Editor’s note: This is a guest post from Evita of Evolving Beings
It seems that as technology expands forward, it is allowing more and more people the freedom to not be tied to a desk at their office any longer.
More and more people are either being approached by their company with an option to work remotely, such as from home, or are themselves suggesting the option to their company.
4 Hour Work Week
“It’s amazing how someone’s IQ seems to double as soon as you give them responsibility and indicate that you trust them.”
– Tim Ferriss author of 4 Hour Work Week
Working from home definitely takes a certain kind of discipline, but I always had this theory that it would make one more productive. Well, after having read “The 4-Hour WorkWeek (Expanded and Updated)” by Timothy Ferriss, and seeing my husband do it, I am even more convinced. In the book Timothy explains how, just because you are at work, does not mean you are actually working and how much more productive one can actually be through telecommuting.
It is actually too bad that more companies are not open to embracing this approach because it could prove very beneficial for both the employers and the employees.
For starters, it can greatly cut down on costs. Less employees in the office equals less desks, which equals less space needed. This in turn tremendously lowers rent costs.
Overall facility costs can also be significantly decreased. These take into account various bills for the company like electrical, heating, and air conditioning. Some companies also provide small treats or stationary items for their employees, and even those may be small expenses, in the end it all adds up.
As for benefiting from decreased costs, it is not just for the employers. Employees who work from home normally save on the transit they would be paying for, work attire and food on the go. These costs quickly accumulate for an employee, to the point that working from home can translate to an immediate pay raise, based on all the money the employee is saving. And of course a happier employee, results normally in a more productive employee.
On the topic of happiness, studies have also found that employees who work from home are actually happier, healthier and more productive.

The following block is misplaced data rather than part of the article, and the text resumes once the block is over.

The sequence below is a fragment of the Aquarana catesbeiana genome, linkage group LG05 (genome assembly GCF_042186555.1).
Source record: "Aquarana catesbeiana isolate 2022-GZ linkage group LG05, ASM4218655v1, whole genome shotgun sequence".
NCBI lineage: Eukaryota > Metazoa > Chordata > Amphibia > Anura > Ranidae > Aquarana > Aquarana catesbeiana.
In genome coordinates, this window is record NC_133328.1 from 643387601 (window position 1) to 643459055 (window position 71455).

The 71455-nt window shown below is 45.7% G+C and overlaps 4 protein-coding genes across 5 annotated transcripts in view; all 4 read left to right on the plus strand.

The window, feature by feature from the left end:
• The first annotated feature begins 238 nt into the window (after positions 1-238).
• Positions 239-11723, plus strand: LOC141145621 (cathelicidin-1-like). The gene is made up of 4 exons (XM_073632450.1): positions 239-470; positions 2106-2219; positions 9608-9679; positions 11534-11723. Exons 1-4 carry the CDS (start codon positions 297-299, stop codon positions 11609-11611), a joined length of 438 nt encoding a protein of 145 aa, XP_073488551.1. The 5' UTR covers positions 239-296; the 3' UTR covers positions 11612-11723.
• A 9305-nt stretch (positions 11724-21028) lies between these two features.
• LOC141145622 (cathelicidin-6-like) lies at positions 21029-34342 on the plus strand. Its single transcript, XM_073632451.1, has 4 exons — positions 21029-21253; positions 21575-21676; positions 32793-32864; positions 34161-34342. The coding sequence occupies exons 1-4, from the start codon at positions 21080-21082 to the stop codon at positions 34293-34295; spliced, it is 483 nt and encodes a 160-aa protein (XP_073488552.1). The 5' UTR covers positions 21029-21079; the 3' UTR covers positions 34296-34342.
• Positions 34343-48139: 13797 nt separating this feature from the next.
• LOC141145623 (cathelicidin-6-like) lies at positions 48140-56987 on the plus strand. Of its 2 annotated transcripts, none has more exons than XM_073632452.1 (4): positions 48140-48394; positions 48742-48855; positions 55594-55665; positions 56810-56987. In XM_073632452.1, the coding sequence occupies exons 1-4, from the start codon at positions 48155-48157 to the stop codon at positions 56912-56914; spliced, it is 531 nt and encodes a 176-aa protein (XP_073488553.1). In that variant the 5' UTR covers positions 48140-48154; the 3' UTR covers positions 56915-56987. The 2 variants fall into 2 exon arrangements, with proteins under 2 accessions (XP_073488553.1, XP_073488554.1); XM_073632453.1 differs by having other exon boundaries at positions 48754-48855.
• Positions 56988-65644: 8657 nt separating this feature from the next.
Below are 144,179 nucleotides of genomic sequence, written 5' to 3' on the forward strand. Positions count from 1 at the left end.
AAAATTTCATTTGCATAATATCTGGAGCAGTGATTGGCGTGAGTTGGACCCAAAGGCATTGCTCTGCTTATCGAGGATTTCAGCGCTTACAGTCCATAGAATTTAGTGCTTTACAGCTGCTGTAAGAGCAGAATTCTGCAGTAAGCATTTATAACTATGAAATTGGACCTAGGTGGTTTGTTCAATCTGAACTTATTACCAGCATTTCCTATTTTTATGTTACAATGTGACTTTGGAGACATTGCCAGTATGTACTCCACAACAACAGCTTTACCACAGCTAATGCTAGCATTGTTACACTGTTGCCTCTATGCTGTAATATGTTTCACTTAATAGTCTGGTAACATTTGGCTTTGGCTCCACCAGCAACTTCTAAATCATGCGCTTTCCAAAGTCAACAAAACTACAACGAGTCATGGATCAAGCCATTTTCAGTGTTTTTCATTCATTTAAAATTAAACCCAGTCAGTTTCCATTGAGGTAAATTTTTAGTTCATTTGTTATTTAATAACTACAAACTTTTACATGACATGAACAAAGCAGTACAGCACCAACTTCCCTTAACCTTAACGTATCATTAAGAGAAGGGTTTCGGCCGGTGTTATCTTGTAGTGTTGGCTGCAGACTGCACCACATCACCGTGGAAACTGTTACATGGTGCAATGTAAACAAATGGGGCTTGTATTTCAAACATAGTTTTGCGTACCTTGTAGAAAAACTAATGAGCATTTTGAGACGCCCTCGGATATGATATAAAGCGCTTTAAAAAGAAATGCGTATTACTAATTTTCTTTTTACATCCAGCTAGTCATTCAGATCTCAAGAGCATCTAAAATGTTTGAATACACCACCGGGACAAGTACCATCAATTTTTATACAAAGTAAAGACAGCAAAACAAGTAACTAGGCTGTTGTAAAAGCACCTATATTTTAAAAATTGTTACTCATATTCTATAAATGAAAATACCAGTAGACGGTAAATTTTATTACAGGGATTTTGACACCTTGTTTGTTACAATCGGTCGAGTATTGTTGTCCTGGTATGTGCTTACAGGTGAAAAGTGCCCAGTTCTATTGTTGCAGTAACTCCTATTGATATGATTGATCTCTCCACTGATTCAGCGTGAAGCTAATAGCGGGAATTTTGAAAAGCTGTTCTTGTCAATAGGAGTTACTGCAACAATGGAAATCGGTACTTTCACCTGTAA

A 2007 study by the American Psychological Association, found favorable effects on perceived autonomy, work–family conflict, job satisfaction, performance, turnover intent, and stress. Another study in 2008 by CompTIA Research found that 67% of companies polled said employees were more productive, just from cutting back on the commute to and from work.
Where health and happiness is concerned, not going into the office protects and benefits the employee in many ways. First off they most likely get to avoid a normally stressful morning routine, commute to and from work, and work environment. Secondly, working from home normally increases the amount of home cooked meals or just more balanced meals eaten. Most employees will be able to get more sleep as well. This all, as well as decreased exposure to others, decreases chances of infections and sick days, while increasing the general level of happiness. In the end, it results in a win-win situation for both employee and employer.
At a time where our awareness for being environmentally conscious is growing, our discussion would not be complete without also considering the environmental benefits from telecommuting. Less people traveling on the roads naturally decreases the greenhouse gas emissions from the transportation that would be used. On a national or global scale, this can quickly add up and make a huge difference where the state of our climate is concerned.
Why More Companies don’t Offer Tele-commuting
So by now you may be wondering – “if it is so good, why don’t more companies go that route?”
For starters, not all jobs can be done remotely. Some obviously require the employee to be physically present.
However for those who can work remotely, the biggest road block why more companies don’t take advantage of this type of work environment, seems to be the old stereotype that still hinders many companies. And that is, that their employees will slack off at home or need to be monitored. The truth is normally very different.
Most people who work from home actually feel more compelled to prove themselves in that they do not need to be monitored, and thus deliver better results, not to mention how much wasted time they avoid. This alongside the mentioned benefits above, can mean a very logical decision in the end for a company who wants to increase its own, and its employees happiness.
Evita’s next post will explain how to apply 5 important rules when telecommuting.
Do you work from home?
What are the advantages and disadvantages when telecommuting?
Evita Ochel, B.Sc., B.Ed., CHN – is the main author of EvolvingBeings.com where she writes about spiritual and personal development. She hopes to inspire people, to truly live out the life of their dreams and awaken the highest version of themselves. She is also the main author of EvolvingWellness.com where she writes about nutritional science and holistic health for optimal health and longevity. Learn more about Evita Ochel or Follow Evita Ochel on Twitter.
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Image courtesy of Scott Adams